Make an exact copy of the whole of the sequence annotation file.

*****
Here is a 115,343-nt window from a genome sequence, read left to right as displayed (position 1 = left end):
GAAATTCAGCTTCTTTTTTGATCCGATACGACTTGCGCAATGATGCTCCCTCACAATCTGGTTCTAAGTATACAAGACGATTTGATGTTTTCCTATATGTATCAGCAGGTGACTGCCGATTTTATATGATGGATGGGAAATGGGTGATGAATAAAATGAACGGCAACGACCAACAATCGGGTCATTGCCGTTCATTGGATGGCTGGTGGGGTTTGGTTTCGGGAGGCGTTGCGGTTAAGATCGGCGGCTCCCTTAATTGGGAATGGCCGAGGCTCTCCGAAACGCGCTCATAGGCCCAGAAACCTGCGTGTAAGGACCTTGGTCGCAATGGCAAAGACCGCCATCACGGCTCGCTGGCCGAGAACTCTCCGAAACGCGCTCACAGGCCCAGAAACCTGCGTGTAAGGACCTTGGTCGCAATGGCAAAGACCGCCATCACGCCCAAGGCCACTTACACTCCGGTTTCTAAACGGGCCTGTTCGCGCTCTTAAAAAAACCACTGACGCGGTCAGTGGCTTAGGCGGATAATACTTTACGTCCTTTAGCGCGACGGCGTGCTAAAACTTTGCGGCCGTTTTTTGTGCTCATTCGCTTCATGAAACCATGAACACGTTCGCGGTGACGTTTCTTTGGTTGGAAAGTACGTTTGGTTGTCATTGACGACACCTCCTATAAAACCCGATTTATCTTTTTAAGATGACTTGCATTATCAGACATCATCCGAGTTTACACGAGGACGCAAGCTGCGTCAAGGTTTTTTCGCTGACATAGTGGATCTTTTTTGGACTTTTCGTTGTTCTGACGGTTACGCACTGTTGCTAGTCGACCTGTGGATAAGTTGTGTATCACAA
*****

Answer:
Here is a 115,343-nt window from a genome sequence, read left to right as displayed (position 1 = left end):
GAAATTCAGCTTCTTTTTTGATCCGATACGACTTGCGCAATGATGCTCCCTCACAATCTGGTTCTAAGTATACAAGACGATTTGATGTTTTCCTATATGTATCAGCAGGTGACTGCCGATTTTATATGATGGATGGGAAATGGGTGATGAATAAAATGAACGGCAACGACCAACAATCGGGTCATTGCCGTTCATTGGATGGCTGGTGGGGTTTGGTTTCGGGAGGCGTTGCGGTTAAGATCGGCGGCTCCCTTAATTGGGAATGGCCGAGGCTCTCCGAAACGCGCTCATAGGCCCAGAAACCTGCGTGTAAGGACCTTGGTCGCAATGGCAAAGACCGCCATCACGGCTCGCTGGCCGAGAACTCTCCGAAACGCGCTCACAGGCCCAGAAACCTGCGTGTAAGGACCTTGGTCGCAATGGCAAAGACCGCCATCACGCCCAAGGCCACTTACACTCCGGTTTCTAAACGGGCCTGTTCGCGCTCTTAAAAAAACCACTGACGCGGTCAGTGGCTTAGGCGGATAATACTTTACGTCCTTTAGCGCGACGGCGTGCTAAAACTTTGCGGCCGTTTTTTGTGCTCATTCGCTTCATGAAACCATGAACACGTTCGCGGTGACGTTTCTTTGGTTGGAAAGTACGTTTGGTTGTCATTGACGACACCTCCTATAAAACCCGATTTATCTTTTTAAGATGACTTGCATTATCAGACATCATCCGAGTTTACACGAGGACGCAAGCTGCGTCAAGGTTTTTTCGCTGACATAGTGGATCTTTTTTGGACTTTTCGTTGTTCTGACGGTTACGCACTGTTGCTAGTCGACCTGTGGATAAGTTGTGTATCACAA